Etymology
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-el (1)

instrumental word-forming element, expressing "appliance, tool," from Old English -ol, -ul, -el, representing PIE *-lo- (see -ule). In modern English usually -le except after -n-. As in treadle, ladle, thimble, handle, spindle, girdle; also compare dialectal thrashle "flail, implement for thrashing," from Old English ðerscel, Middle English scrapel "instrument for scraping" (mid-14c.), etc.

-el (2)

diminutive suffix (though in Modern English not always perceived as such), from Old French -el (fem. -elle, Modern French -el, -eau), from Latin -ellus, -ella, -ellum, diminutive suffix, from PIE *-olo-lo-, itself a double diminutive, from *-lo- (see -ule).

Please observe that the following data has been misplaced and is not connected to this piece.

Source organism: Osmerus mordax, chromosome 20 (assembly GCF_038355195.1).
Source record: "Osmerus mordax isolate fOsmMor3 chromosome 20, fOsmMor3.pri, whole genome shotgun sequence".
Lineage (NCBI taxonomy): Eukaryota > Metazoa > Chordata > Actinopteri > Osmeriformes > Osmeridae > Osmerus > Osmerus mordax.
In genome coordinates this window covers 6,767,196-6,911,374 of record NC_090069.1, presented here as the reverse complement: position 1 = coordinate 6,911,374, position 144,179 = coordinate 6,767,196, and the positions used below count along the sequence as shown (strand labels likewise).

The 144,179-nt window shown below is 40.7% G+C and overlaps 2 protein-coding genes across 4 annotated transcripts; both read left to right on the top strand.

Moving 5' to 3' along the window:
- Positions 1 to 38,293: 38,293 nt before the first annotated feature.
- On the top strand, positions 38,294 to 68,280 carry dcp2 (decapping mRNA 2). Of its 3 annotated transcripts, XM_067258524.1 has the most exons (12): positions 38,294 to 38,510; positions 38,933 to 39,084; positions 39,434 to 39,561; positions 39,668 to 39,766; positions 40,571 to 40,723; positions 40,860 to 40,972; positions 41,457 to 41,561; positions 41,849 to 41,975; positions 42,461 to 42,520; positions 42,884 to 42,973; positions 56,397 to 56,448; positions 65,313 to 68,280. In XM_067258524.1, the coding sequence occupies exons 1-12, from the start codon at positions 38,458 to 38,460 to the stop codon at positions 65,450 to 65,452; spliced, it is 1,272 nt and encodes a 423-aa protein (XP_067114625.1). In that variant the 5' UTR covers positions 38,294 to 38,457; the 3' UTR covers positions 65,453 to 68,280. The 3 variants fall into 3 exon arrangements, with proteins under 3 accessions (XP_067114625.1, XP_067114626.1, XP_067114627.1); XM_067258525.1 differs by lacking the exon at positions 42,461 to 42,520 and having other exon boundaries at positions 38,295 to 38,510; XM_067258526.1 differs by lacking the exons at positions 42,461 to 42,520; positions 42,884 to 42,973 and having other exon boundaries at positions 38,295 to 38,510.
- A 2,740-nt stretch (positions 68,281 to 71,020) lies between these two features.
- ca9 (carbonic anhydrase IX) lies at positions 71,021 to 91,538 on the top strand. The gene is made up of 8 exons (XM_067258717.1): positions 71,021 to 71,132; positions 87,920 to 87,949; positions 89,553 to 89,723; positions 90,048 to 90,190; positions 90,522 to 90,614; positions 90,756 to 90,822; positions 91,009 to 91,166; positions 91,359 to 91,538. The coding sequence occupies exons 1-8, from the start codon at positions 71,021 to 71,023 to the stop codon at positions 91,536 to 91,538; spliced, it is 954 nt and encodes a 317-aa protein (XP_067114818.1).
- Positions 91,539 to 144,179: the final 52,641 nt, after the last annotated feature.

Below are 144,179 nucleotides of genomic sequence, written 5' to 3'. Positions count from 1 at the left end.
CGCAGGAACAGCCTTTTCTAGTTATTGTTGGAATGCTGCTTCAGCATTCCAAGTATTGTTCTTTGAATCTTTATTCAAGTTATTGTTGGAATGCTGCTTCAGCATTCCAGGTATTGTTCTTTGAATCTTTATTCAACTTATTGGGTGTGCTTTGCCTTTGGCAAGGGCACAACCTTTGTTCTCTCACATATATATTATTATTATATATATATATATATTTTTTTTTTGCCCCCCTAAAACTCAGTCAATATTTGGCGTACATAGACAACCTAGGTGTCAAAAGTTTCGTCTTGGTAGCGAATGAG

-el (3)

derivational suffix, also -le, used mostly with verbs but originally also with nouns, "often denoting diminutive, repetitive, or intensive actions or events" [The Middle English Compendium], from Old English. Compare brastlian alongside berstan (see burst); nestlian (see nestle) alongside nistan). It is likely also in wrestle, trample, draggle, struggle, twinkle, also noddle "to make frequent nods" (1733). New formations in Middle English might be native formations (jostle from joust) with this or borrowings from Dutch.

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